TORONTO – Some of Canada’s former prime ministers did a little armchair quarterbacking on how the economy is being handled Tuesday as they convened for a taping of the CBC reality show, “Canada’s Next Great Prime Minister.”
Former Liberal prime minister Paul Martin complained Stephen Harper was too slow in bringing forward a stimulus package, saying the government should have acted before Christmas.
“I think the situation is very worrisome and I think that when you see these job numbers it’s a pity that we didn’t begin with the stimulus much earlier,” Martin said of a $40-billion plan MPs approved in principle last week.
“The quicker you get at this kind of thing, the better off you are. I also think it’s very important the kind of stimulus that you engage in.”
Meanwhile, Brian Mulroney expressed skepticism over Bank of Canada governor Mark Carney’s prediction the economy will pick up next year.
“While I hope he’s right, I find it somewhat optimistic,” said Mulroney, who grappled with a massive deficit that amounted to 8.7 per cent of the GDP when he took over from Pierre Trudeau in 1984.
“I think it’ll be rather longer, somewhat longer than what people on the optimistic side are talking about but not the dreadful depression that others mention. Somewhere in the middle.”
“We’ve got, unquestionably, a rough couple of years ahead of us. Unquestionably.”
Mulroney and Martin joined former leaders Kim Campbell and Joe Clark in grilling four young political junkies on what they would do if allowed to govern.
The one-hour special, hosted by Alex Trebek, airs on CBC-TV on March 18.
The winner of the reality show gets $50,000 and a six-month paid corporate internship. The remaining three finalists each receive $5,000 and three-month internships.
Backstage, the economy was top of his mind for Martin.
Martin bemoaned the Conservative government’s handling of federal coffers, suggesting it had squandered budget surpluses his Liberal government had left behind. Harper has projected deficits of $34 billion and $30 billion over the next two years as he copes with the recession.
“The problem with that deficit is that half of it has nothing to do with stimulus – half of it was an inheritance of some of the decisions that have been taken over the last two years,” said Martin, who ended deficit spending when he was finance minister in the 1990s and left behind a $12-billion surplus when the Tories took office in 2006.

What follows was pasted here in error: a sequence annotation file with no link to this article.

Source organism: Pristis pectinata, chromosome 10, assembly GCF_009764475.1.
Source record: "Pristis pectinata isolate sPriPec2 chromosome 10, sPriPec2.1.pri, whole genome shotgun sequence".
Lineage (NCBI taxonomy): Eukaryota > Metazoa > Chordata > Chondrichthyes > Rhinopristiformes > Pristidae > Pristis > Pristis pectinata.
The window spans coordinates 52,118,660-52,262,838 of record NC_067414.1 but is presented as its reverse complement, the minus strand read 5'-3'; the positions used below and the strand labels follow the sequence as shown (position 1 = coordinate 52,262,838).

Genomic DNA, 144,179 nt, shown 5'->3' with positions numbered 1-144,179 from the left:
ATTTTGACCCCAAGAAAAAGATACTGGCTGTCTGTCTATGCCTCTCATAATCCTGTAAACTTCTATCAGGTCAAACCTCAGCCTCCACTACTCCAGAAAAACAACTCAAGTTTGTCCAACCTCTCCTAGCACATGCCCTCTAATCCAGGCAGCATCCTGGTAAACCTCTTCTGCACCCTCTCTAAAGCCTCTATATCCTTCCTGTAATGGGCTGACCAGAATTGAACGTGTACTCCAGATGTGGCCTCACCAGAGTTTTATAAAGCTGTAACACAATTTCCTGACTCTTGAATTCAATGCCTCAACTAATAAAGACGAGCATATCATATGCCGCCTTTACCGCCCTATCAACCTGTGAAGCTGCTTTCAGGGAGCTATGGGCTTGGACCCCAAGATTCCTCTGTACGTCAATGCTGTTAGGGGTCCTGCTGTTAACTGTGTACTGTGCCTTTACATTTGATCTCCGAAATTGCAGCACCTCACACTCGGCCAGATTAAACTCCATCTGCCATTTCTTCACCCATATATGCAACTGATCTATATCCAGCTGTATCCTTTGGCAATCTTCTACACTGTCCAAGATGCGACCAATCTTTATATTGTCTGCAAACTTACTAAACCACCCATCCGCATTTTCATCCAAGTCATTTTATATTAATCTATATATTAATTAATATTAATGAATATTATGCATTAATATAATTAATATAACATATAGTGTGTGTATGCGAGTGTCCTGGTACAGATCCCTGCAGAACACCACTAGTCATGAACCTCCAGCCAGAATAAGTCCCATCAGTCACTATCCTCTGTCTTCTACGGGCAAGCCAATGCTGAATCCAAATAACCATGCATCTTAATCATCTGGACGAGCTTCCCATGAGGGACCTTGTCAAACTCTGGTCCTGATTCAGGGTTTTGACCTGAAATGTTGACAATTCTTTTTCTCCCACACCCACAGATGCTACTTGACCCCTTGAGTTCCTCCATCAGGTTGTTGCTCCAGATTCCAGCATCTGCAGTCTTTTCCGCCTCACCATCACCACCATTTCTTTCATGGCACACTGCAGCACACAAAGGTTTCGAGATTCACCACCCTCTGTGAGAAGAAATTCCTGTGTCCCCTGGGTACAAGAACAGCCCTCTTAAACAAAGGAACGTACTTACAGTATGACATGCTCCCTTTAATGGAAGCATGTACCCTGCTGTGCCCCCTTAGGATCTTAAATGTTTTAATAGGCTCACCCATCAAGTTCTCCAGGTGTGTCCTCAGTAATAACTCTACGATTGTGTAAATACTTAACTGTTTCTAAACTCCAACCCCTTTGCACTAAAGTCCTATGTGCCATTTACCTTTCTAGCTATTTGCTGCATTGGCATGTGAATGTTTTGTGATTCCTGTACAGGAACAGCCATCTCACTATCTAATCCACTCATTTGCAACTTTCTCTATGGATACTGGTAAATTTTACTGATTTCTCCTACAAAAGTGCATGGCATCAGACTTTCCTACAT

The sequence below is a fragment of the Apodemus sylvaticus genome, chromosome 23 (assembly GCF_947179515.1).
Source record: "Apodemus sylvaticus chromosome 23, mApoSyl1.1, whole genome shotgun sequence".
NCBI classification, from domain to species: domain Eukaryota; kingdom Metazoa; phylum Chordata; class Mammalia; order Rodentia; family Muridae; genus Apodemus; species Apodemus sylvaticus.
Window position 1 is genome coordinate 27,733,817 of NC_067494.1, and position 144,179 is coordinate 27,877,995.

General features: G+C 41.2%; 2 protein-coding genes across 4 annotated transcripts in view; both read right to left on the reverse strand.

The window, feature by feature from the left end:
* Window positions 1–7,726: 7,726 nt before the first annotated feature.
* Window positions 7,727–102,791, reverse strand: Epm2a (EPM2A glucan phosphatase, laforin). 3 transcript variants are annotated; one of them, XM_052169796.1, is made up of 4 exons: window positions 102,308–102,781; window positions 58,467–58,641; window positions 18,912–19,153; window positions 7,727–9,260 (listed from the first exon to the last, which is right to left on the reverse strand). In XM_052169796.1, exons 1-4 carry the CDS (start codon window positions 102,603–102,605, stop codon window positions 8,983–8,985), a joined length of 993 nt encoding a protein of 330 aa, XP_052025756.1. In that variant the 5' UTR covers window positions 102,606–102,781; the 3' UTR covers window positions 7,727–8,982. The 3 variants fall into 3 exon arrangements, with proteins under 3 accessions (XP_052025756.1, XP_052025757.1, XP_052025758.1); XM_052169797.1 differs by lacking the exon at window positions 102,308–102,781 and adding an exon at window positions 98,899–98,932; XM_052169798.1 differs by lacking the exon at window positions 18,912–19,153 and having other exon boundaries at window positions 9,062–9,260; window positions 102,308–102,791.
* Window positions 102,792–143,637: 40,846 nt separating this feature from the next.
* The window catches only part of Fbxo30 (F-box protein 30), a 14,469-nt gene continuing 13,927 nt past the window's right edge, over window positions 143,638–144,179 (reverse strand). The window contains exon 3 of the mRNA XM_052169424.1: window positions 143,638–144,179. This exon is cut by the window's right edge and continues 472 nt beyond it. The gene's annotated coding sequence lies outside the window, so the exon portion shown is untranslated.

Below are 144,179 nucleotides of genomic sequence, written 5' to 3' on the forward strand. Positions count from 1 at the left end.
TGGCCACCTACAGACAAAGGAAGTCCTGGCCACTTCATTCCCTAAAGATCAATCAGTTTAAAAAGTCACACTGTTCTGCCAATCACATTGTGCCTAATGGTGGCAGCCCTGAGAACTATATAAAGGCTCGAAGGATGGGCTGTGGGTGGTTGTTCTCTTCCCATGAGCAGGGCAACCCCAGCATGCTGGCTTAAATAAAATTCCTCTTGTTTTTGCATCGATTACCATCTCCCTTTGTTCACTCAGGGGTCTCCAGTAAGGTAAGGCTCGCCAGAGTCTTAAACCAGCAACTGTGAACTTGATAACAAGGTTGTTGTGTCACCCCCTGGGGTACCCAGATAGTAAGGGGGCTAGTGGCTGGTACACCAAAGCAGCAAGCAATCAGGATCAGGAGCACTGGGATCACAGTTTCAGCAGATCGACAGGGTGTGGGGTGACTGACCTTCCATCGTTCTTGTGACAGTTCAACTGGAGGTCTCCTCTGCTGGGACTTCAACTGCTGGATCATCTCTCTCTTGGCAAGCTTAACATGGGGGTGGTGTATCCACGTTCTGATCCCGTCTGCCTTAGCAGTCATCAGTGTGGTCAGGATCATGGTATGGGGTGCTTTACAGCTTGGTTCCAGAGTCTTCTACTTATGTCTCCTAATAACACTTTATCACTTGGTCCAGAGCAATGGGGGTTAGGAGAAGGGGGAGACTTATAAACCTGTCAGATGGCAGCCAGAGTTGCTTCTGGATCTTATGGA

“That’s what’s worrisome, that’s the kind of thing that builds a structural deficit that you don’t get out of. That’s not stimulus spending.”
“Stimulus spending we understand. Going into a deficit when you don’t have to, that’s difficult to accept.”
A spokesman for the Prime Minister’s Office questioned why Martin waited until after the budget was introduced before speaking out.
Clark complained that the Canadian package focused too narrowly on internal woes. He called for investment in developing countries in the Caribbean and Africa, saying the worldwide economic slump will devastate impoverished countries and destabilize already delicate regions.
“I’m really talking about where our sense of responsibility is,” said Clark, who has recently been doing development work in Africa.
“I’m not saying we have to help others out just because they’re in trouble, I’m saying we have to help out others who are in trouble because that’s a way of making our whole world situation stronger.”
The shortlived Tory prime minister, who led from 1979 to ’80, praised the Japanese stimulus package for putting funds towards developing countries in Asia.
“I’m not saying that Canada has to come in and be the only person helping there but historically what Canada has done on issues of this kind is be the leader in gathering others together, recognizing that often the poor world gets hit harder by crisis than the richer world.”